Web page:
“She never planned to be chief of police; that wasn’t her goal,” said Michael Lanier. But his sister has always reached for bigger things, he said. “Good is never good enough for her. One degree is not enough. She applied for a PhD program before they announced her position.”
Lanier, one of the first female officers on the force, says she was sexually harassed early in her career. One officer exposed himself while they were driving around in a patrol car. A lieutenant pulled her ponytail, turned to a male colleague and asked, “Bill, have you ever grabbed a woman’s hair like that when you’re having sex?”
Lanier and another female officer filed a harassment complaint against the lieutenant, who was eventually demoted.
On the street, circumstances were difficult too. As a rookie beat officer in the tough 4th District of northwest Washington, Lanier once was punched in the face by a heroin dealer during an arrest, she says. She laughs off the memory, noting that she grew up with two older brothers and knows how to take a punch.
Lanier turned down administrative assignments, such as overseeing youth programs or heading up communications units.
“That was a tendency when I came on, once management found out you could type 75 words per minute,” she recalled. “I didn’t want to sit at a desk. I loved being on the street.”
As she moved up through the ranks, she became head of the department’s special operations division and later its homeland security program.
She angered some when she took a tough stance on protesters at World Bank meetings, endorsing the practice of “hogtying” a detainee’s wrist and ankle together. After a lawsuit, the city apologized for police conduct during the protests and paid $425,000 in damages. “Times change and we learn from experiences,” she says now. “That was a tough time.”
In her new role, she must juggle protests, state funerals and inaugurations -- to say nothing of a full component of homicides and other crimes -- in managing her 3,800-member force.
“She handles complexity well. She has balanced being a single mom with her work and getting a master’s in a competitive program,” said former Capitol Police Chief Terrance Gainer, now the U.S. Senate’s sergeant at arms. Chuckling, he added, “She ain’t seen nothing yet.”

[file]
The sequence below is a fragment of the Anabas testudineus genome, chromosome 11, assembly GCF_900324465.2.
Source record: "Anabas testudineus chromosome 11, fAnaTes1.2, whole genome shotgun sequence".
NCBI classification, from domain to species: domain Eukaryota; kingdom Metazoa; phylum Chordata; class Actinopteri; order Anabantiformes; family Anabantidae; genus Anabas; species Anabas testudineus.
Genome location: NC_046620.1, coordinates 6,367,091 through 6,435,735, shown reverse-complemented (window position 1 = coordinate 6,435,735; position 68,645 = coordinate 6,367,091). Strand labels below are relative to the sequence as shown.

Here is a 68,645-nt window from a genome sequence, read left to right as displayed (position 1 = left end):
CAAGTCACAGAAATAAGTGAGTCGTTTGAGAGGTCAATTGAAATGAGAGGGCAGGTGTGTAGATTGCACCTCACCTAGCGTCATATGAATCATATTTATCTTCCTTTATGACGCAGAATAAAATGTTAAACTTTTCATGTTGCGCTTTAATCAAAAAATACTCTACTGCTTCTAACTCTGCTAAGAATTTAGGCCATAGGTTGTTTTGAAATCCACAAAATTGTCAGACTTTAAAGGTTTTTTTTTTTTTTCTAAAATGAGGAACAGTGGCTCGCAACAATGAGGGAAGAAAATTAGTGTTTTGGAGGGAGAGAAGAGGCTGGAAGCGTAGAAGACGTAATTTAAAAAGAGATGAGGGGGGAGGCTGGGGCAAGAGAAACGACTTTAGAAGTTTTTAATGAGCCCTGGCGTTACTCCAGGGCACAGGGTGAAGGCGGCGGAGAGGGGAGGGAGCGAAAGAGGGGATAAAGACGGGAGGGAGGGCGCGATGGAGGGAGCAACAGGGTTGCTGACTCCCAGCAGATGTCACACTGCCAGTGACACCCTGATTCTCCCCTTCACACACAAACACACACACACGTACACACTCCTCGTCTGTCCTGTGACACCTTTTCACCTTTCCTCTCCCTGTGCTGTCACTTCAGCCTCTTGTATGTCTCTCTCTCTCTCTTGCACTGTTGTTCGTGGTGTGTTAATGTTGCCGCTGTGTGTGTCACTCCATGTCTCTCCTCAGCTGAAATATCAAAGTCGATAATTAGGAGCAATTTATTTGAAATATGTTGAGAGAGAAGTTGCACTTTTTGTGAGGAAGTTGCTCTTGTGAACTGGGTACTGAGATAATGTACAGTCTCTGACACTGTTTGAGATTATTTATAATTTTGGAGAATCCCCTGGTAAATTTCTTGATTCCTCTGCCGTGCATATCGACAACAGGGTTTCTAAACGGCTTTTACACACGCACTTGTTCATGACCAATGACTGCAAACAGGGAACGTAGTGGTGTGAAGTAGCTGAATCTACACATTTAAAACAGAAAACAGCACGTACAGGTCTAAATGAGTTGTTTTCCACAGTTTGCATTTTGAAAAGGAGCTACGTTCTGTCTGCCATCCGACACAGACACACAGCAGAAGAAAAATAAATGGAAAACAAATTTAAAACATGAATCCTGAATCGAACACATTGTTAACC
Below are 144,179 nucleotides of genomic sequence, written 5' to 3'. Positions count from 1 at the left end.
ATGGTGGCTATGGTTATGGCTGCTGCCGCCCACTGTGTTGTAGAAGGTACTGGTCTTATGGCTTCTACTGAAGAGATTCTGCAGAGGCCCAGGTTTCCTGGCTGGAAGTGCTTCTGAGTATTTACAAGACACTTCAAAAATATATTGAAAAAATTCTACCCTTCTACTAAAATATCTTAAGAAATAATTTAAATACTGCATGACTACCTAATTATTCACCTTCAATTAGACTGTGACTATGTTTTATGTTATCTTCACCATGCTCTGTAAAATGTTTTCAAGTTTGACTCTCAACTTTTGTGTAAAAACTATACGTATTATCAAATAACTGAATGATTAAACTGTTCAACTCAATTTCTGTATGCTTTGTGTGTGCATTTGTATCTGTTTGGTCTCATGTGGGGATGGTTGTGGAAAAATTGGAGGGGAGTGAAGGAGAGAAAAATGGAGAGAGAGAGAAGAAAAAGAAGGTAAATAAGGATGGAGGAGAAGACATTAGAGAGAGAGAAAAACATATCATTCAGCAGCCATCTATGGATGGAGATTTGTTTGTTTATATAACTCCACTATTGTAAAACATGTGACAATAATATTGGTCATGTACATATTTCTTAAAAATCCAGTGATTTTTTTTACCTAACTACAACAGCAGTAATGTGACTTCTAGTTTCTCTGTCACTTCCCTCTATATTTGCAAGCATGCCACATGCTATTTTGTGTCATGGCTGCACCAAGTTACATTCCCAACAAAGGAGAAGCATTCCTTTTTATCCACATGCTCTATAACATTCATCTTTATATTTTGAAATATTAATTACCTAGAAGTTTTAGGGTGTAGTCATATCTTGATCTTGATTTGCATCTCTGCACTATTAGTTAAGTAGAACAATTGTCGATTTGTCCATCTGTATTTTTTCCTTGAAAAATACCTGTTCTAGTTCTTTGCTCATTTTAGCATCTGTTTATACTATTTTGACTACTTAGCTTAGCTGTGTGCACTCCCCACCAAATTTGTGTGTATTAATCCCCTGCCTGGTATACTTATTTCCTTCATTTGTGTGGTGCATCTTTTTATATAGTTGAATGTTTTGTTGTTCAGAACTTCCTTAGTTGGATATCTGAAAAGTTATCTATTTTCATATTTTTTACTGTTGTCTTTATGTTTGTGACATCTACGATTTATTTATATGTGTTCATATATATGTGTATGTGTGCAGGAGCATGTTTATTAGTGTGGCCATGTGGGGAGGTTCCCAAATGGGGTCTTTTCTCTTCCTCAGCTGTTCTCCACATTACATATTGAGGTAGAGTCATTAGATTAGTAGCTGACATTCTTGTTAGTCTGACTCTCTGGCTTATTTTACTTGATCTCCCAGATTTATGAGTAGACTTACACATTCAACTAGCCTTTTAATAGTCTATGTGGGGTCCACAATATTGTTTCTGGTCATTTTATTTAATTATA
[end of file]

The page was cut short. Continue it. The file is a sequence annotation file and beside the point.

Lanier, who is 6 feet tall, begins her day with a 45-minute routine in her home gym and then walks her five Australian shepherds: Justice, Outlaw, Misfit, Stevie Wonder and Special Ed.
Her fiance, Sgt. James Schaefer, is an accident reconstructionist for the department.
The couple own a home on 6 acres in suburban Maryland and are now house-hunting in the city -- where she is required to live as one of the city’s top officials.
Lanier said she hoped to “move the department into a more progressive style of policing, more of a team approach.” She has called for sending “precision patrol teams” in cars and on foot into troubled areas. And she has talked about engaging “every member of this organization” to solve problems.
That is music to the ears of the city’s rank and file.
“Management is so top-heavy and such a bureaucracy that nothing can be done,” said Kristopher Baumann, head of the Fraternal Order of Police union. Morale is so bad, he said, that “we’re losing 20 to 30 officers every month.”
Baumann said of his early meetings with Lanier, “I’ve been extremely impressed. She’s walking into a daunting situation.”
If she’s daunted, Lanier isn’t showing it.
“This is a great opportunity,” she said. “I get a chance to come in and make a great difference, to show that women are every bit as good.”
And, she added, she can finally do something about those ill-fitting police uniforms.
“I’ve been wearing these uniforms for 16 years, and they do not fit women,” she said. “For years I’ve been trying to get them to do something about it. Now I can.”
Times staff writer Walter F. Roche Jr. contributed to this report.